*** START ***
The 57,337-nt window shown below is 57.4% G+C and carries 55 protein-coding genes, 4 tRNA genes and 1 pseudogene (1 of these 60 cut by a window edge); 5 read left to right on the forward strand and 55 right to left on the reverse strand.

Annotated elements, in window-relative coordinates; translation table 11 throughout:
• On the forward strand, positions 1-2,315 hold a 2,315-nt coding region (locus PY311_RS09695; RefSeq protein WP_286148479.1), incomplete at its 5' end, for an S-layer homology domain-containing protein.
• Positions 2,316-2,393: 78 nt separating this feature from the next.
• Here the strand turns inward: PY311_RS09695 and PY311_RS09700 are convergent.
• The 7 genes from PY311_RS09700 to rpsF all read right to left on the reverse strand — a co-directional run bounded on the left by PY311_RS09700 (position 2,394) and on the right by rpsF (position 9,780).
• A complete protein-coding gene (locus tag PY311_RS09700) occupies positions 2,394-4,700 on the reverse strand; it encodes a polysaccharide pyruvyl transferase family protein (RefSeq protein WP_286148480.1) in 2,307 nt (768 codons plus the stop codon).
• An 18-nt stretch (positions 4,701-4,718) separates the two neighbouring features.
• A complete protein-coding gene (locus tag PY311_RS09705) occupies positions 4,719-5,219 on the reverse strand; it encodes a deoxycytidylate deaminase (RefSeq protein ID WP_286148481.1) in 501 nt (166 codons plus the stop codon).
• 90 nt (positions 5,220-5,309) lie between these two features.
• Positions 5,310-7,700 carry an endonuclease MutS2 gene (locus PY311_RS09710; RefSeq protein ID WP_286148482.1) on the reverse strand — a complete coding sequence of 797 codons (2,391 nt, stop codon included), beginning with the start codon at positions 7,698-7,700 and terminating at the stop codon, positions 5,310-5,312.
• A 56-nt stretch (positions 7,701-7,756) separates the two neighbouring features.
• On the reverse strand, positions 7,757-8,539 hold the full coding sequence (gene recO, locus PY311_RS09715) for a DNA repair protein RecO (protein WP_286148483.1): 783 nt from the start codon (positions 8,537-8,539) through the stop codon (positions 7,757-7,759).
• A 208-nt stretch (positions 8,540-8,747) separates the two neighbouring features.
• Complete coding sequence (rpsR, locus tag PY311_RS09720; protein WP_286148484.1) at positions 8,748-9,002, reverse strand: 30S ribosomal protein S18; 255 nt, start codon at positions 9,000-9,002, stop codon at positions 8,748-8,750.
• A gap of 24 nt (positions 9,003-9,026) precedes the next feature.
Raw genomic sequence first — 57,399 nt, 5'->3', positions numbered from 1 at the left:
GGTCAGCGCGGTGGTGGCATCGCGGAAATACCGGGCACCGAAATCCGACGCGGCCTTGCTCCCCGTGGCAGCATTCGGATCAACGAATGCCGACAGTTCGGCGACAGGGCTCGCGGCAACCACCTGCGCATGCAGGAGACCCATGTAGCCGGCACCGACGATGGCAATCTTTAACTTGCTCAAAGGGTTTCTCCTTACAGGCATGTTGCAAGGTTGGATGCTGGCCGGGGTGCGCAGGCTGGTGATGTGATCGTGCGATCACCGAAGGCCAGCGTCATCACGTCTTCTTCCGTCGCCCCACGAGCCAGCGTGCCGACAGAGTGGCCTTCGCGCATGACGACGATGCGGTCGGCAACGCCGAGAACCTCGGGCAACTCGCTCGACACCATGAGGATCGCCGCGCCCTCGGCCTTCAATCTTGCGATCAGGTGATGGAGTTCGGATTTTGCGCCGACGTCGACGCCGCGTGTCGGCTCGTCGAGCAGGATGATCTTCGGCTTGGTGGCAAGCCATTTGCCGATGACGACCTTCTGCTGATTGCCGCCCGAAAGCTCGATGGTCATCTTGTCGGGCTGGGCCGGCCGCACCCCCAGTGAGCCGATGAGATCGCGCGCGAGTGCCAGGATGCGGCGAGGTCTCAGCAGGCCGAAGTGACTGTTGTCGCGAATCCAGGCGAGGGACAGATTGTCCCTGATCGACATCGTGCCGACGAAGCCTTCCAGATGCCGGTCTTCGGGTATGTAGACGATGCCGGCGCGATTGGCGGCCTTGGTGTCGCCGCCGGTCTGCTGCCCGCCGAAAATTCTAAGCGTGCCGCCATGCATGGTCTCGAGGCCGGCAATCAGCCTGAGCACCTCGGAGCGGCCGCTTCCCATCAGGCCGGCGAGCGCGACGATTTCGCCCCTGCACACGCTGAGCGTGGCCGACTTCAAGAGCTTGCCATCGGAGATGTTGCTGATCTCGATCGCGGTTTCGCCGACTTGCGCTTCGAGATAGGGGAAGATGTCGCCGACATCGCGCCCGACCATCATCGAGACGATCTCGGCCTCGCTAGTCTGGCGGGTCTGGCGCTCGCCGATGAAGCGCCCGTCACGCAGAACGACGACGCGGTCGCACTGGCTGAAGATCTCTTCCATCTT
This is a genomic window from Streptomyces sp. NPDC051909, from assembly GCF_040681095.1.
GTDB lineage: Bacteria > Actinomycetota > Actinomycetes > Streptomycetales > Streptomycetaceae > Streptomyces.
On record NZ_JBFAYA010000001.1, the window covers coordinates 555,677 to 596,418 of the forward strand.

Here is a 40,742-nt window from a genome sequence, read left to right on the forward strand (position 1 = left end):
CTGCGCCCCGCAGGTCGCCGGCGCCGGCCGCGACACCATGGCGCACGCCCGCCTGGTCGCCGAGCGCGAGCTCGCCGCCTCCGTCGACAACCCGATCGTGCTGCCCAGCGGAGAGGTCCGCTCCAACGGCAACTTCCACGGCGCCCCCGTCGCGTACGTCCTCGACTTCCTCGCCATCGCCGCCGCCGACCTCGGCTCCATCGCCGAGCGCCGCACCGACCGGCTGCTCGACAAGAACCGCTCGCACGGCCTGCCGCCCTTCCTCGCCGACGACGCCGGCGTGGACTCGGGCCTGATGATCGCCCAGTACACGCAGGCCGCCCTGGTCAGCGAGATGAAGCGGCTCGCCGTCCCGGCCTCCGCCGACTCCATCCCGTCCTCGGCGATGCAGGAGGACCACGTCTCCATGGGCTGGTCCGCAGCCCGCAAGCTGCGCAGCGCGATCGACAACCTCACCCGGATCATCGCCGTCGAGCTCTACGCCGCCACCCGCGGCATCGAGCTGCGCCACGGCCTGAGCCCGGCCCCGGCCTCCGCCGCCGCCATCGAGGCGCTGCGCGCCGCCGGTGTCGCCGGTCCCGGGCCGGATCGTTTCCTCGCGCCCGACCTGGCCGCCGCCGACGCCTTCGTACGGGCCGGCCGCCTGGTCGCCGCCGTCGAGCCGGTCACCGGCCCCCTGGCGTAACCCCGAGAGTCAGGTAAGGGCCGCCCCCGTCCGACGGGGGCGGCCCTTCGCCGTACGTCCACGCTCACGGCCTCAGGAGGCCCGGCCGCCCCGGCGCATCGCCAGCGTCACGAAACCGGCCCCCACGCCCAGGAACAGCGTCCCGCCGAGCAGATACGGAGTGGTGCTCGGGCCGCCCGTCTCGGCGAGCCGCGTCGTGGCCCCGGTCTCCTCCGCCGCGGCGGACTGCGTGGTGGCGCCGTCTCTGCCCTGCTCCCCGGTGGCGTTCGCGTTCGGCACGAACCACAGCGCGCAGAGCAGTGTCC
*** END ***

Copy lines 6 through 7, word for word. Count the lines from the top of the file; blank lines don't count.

• The 7 genes from PY311_RS09700 to rpsF all read right to left on the reverse strand — a co-directional run bounded on the left by PY311_RS09700 (position 2,394) and on the right by rpsF (position 9,780).
• A complete protein-coding gene (locus tag PY311_RS09700) occupies positions 2,394-4,700 on the reverse strand; it encodes a polysaccharide pyruvyl transferase family protein (RefSeq protein WP_286148480.1) in 2,307 nt (768 codons plus the stop codon).